Wandering the Verkaån valley

Last October, I had spent a very enjoyable time walking the Österlenleden, around the coast and into the forests on the east coast of Skåne. I had enjoyed the trip so much that I wanted to return, as well I was aware of the “yellow trail” which followed the southern side of the Verkaån to the sea. In October the trees were in the process of shedding their leaves and the with the sun higher in the sky it was a very enjoyable experience.

I and been waiting and hoping that the Christmas New Year period would provide a weather window to revisit the area and in particular enable me to find, and wander, the yellow trail. So while others are writing of their plans for the coming year and thinking about hiking, I chose to go hiking, which would enable me to plan for future tours in 2013. A weather window, of 1 day of fine weather appeared, so I packed, and later in the day I alighted from the bus as temperatures hovered around zero. Wandering into the forest I found a spot for the night and set up the Scarp. As the evening progressed the temperatures dropped below zero, but I was rewarded with wonderful views of a full moon rising. I was rewarded with the sounds of owls and birds singing in the cool morning sunshine. Surprisingly to me at least it was very late before I left camp the following morning, I had been so warm and comfortable on my Multimat and old Thermarest Prolite 3, and after a leisurely breakfast, I packed up and set off.

North along Brösarps backar

I was soon entering Verkaåns nauturereservet in brilliant if somewhat cold sunshine, perhaps wishing I and been a little earlier or ideally camped with the views such as this. Note that camping in Verkaåns nauturereservet is not allowed. There was still remnants of snow lying around.

And with the temperatures below zero there was many patches of ice and frozen flora.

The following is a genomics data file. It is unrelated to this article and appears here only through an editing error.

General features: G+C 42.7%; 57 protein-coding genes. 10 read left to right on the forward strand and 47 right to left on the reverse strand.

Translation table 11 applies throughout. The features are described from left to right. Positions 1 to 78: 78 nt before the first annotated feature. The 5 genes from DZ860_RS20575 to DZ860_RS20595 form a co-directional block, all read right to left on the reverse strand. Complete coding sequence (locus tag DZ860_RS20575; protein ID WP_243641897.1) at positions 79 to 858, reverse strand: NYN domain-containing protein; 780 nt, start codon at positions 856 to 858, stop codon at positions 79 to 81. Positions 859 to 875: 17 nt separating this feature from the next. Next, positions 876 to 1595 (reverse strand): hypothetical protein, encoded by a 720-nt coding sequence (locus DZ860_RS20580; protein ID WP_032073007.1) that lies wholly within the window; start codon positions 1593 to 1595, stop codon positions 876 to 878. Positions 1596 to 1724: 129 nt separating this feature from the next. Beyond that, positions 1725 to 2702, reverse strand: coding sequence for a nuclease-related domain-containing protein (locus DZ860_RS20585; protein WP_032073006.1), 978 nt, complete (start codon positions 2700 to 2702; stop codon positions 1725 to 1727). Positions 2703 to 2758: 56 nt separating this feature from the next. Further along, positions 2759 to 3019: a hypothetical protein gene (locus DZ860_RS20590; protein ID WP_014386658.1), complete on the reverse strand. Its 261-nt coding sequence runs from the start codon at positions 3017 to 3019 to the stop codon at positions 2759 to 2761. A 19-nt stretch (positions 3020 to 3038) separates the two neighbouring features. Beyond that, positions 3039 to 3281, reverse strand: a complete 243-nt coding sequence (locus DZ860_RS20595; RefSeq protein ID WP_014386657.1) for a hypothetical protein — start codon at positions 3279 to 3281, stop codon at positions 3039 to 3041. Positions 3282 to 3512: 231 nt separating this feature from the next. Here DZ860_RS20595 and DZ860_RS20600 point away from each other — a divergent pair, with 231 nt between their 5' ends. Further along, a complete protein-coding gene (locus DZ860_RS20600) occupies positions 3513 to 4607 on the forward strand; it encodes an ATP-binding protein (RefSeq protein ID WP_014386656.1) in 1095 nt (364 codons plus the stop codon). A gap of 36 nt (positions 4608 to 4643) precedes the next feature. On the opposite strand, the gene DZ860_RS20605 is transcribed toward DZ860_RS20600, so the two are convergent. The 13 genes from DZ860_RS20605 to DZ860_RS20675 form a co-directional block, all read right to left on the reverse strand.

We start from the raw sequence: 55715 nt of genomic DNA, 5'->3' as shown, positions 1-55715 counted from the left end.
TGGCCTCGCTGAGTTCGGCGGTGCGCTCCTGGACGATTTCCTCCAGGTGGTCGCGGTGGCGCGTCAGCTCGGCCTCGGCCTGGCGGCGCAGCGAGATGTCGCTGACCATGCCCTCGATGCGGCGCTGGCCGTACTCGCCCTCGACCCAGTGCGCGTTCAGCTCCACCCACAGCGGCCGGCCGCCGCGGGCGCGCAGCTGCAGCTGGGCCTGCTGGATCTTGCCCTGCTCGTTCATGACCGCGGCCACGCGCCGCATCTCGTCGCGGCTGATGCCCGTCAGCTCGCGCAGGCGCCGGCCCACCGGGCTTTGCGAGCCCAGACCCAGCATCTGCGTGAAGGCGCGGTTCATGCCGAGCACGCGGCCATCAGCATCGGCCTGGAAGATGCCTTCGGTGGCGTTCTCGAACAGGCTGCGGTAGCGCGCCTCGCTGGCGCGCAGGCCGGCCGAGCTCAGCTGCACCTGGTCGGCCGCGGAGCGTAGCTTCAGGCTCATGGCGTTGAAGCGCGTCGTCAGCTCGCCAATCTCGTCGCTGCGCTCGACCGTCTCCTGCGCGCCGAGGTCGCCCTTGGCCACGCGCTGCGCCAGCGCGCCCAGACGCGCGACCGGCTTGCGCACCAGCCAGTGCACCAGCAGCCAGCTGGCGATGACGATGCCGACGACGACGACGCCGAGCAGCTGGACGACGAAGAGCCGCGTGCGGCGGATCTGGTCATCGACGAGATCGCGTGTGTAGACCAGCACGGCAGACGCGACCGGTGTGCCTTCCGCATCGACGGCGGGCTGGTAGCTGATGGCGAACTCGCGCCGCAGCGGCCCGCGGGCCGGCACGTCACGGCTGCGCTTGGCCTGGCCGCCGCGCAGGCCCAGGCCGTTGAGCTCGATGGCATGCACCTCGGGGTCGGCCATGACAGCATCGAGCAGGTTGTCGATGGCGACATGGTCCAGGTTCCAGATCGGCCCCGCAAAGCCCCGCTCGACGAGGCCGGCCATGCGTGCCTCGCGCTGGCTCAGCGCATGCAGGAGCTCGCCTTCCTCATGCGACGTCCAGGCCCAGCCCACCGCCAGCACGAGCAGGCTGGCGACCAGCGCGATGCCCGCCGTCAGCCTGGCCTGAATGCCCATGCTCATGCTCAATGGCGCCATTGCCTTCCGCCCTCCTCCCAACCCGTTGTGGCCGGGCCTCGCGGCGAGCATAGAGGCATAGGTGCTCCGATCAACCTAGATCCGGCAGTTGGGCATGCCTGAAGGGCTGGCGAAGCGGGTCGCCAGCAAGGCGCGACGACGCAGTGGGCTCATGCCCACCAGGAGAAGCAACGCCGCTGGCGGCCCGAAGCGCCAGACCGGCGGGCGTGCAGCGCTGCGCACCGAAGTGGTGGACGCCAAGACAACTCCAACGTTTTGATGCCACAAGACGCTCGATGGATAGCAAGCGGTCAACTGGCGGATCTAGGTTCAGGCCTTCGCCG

Frozen Leaf
I headed across the tops to Brösarps backer (an area used by the TV series Wallander) before passing Glimmeboda and locating an ideal lunch spot with panoramic views, albeit with a cool breeze.

South across Brösarps backar
I spent some time admiring the views and photographing, recognising that once I left this area I would descend into the valley, and until I remerged the following day, views would be limited.

Ultimately Idescended into the valley to meet the Skåneleden which I had followed in October, except in this case up stream, not down stream. I passed by the area where I had seen Trolls, sadly it seems they had gone into hiding for winter. Passing Vantalängan, I continued along the trail, impressed by the ice caught up in the eddies near the bank.

Ice in Verkaån
I wandered up to Hallamölla, but as I did I was now paying the price for a late start as it was getting dark (by 4 pm it was very gloomy) however, as I begun to look for a campsite a dog found me, he was all kitted out in reflective gear and an electronic device on it collar, his role as I soon found out was to find deer and chase them towards the hunters. The dog not did appear to be having much success but the nearby hunters had obviously found things to shoot at, as it grew dark the hunters went home and the dog with his jester like collar disappeared. I set up camp and at this point its was -3C and dropping. Later in the evening the temperature rose and the rain fell. The following morning it was gloomy and with water on top of frozen ground the beginning of the day provided its own challenges. The weather prediction had been correct, one day of sunshine was all I was going to get. Crossing the Verkaån I headed back towards the coast. Firstly I wandered thorough open beech forest interspersed with the occasional pine forest before entering a beautiful valley with a small stream and ice encrusted branches.